Microsoft Ties Pay for Top Bosses to Meeting Cybersecurity Goals – Yahoo Finance

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(Bloomberg) — Microsoft Corp. announced new anti-hacking initiatives, including basing a portion of senior leaders’ compensation on meeting cybersecurity milestones, following harsh criticism of the company for failing to contain several serious attacks.Microsoft said it’s also prioritizing security over new feature development and adding cybersecurity chiefs to its product groups. Chief Executive Officer Satya Nadella was scheduled to send a companywide email Friday outlining the new measures and reinforcing the notion that security is “job #1.” Microsoft in November unveiled the Secure Future Initiative, its most significant security plan since co-founder Bill Gates halted Windows development in 2002 and ordered engineers to prioritize product safety over new features. But a scathing report by a government cybersecurity panel last month described Microsoft’s security culture as inadequate and some rivals, government officials and customers have questioned whether the recent overhaul went far enough.“We must and will do more,” Microsoft security chief Charlie Bell wrote in a blog Friday. “We are making security our top priority at Microsoft, above all else — over all other features.” As part of that, the company is expanding the scope of the Secure Future Initiative, he said, integrating recommendations from the government panel’s report as well as lessons gleaned from a recent breach tied to Russian state-sponsored hackers.The company’s security approach, Bell said, will be guided by three principles: security comes first when designing any product or service; security protections are enabled and enforced by default, requiring no extra effort and are not optional; and security controls and monitoring will be continuously improved to meet current and future threats.“Culture can only be reinforced through our daily behaviors,” Bell said. The deputy chief information security officers will report to Igor Tsyganskiy, who became global chief information security officer in December, one month after Microsoft announced its security overhaul.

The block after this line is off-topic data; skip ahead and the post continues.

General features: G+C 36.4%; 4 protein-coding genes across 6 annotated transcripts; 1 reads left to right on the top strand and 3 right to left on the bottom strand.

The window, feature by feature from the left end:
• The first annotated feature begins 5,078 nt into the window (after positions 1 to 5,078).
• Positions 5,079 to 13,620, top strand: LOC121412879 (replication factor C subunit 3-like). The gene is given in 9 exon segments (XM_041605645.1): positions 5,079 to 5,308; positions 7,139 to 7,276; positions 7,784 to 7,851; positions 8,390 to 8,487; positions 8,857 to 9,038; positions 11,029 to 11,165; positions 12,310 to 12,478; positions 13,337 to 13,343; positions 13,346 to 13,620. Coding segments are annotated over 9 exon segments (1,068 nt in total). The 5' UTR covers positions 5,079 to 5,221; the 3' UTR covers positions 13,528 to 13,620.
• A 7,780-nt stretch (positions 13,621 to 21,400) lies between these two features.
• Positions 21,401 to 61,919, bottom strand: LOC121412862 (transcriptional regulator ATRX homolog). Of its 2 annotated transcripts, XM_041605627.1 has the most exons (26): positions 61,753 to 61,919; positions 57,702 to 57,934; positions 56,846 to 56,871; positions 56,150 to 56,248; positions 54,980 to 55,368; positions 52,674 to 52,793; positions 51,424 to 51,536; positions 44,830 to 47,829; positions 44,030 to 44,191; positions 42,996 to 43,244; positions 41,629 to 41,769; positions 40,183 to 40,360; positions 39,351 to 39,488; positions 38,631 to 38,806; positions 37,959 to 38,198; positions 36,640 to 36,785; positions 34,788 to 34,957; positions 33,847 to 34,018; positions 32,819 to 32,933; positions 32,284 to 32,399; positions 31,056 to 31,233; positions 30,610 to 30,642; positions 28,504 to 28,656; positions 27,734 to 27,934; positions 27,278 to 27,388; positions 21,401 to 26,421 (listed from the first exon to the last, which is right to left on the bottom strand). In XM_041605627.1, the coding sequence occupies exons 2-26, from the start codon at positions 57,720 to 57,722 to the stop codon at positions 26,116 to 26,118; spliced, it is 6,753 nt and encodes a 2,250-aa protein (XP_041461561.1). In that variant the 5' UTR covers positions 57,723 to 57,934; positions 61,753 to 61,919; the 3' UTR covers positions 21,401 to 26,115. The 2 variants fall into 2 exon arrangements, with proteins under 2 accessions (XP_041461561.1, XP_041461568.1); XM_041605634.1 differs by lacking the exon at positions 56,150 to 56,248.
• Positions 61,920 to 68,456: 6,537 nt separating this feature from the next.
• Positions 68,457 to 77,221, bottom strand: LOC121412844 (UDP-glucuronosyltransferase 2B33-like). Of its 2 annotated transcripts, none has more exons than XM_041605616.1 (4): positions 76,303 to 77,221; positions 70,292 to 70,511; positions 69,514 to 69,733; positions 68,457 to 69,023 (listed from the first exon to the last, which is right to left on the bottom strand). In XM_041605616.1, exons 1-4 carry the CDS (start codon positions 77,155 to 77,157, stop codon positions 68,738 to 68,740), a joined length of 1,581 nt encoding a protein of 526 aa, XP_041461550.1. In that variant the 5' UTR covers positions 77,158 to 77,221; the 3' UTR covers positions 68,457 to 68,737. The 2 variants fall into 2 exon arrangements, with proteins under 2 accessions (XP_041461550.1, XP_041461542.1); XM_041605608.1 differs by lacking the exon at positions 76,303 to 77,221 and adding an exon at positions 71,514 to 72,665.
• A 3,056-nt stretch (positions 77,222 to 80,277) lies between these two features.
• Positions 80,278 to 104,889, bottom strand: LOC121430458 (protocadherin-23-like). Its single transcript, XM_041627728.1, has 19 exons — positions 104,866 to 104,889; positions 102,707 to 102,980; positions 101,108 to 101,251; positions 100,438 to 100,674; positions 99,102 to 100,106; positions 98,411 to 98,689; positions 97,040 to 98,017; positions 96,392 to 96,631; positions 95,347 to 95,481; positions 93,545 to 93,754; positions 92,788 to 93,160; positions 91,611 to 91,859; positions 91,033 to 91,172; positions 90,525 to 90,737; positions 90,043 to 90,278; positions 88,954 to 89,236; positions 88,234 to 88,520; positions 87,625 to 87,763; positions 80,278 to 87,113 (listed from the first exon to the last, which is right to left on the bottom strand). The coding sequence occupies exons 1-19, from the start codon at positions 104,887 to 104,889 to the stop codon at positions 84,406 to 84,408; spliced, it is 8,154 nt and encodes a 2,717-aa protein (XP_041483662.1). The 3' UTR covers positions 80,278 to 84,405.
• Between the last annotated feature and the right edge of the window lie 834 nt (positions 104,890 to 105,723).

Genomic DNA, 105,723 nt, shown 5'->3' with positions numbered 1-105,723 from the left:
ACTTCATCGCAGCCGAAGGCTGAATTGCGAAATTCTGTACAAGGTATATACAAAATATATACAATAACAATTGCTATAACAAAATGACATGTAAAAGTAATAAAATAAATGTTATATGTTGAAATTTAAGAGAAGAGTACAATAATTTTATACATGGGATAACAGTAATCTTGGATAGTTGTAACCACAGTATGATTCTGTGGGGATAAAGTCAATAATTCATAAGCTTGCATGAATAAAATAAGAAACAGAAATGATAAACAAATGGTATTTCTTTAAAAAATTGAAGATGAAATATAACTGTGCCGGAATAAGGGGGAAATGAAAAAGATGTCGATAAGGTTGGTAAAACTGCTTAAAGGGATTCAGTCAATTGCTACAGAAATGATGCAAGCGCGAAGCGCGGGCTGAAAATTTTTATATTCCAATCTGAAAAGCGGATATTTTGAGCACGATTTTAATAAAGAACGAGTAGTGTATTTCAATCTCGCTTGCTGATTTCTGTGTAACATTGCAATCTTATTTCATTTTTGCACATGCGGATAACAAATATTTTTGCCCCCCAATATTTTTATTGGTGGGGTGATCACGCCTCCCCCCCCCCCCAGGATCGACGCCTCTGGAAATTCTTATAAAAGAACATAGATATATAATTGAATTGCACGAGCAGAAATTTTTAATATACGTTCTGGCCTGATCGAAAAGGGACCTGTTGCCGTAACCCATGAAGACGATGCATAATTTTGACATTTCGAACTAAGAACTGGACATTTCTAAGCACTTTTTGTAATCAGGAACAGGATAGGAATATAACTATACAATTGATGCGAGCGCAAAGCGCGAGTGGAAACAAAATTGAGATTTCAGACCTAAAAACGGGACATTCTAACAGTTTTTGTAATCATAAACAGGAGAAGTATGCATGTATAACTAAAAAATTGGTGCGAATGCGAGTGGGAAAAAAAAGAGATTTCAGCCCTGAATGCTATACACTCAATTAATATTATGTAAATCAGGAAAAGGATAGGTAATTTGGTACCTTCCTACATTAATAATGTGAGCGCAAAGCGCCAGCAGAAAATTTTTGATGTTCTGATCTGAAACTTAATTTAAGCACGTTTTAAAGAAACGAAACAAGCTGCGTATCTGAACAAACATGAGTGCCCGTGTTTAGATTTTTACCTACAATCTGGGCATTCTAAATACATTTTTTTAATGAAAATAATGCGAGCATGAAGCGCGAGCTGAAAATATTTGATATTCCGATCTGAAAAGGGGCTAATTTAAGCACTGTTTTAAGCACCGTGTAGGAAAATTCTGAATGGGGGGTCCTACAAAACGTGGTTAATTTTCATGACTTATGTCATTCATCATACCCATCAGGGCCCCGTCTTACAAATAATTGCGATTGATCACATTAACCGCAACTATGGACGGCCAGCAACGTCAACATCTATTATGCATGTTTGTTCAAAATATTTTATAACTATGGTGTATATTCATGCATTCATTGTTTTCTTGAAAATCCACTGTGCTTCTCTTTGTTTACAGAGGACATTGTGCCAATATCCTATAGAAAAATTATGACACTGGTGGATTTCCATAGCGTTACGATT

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Ann Johnson, a Microsoft security executive since 2015, has been named deputy CISO for customer outreach and regulated industries and also will report to Tsyganskiy. Johnson’s role will focus on “customer engagement and communication about Microsoft’s own security,” the Redmond, Washington-based company said in an email.

Read More: Microsoft, Beset by Hacks, Grapples With Problem Years in the Making

Early this year, a Russian state-sponsored group was blamed for combing through the email accounts of top Microsoft executives — prompting the company to reassign thousands of engineers to help mitigate the intrusion and accelerate security updates. In May 2023, a hacking gang linked to the Chinese government was accused of stealing one of Microsoft’s access tools and using it to break into the email accounts of US Commerce Secretary Gina Raimondo, US Ambassador to China Nicholas Burns and hundreds more.

On Friday, a German official said Russia-backed hackers exploited a previously unknown flaw in Microsoft Outlook to breach government departments, companies and officials in Chancellor Olaf Scholz’s Social Democratic Party.

Last month, the US Cyber Safety Review Board issued a withering report documenting the company’s inability to stop the China-linked hack and calling on Microsoft to institute urgent reforms. US Senator Ron Wyden introduced draft legislation on April 8 that would require the government to set mandatory cybersecurity standards for collaboration software, citing Microsoft’s “shambolic cybersecurity.”

The latest set of changes are meant to address the issue of how to give each product group a focus on security as they move to add new features and box out competitors in fields like artificial intelligence. Nadella said last week on a call with investors that the company is now “putting security above all else.”

(Updates with additional information throughout.)

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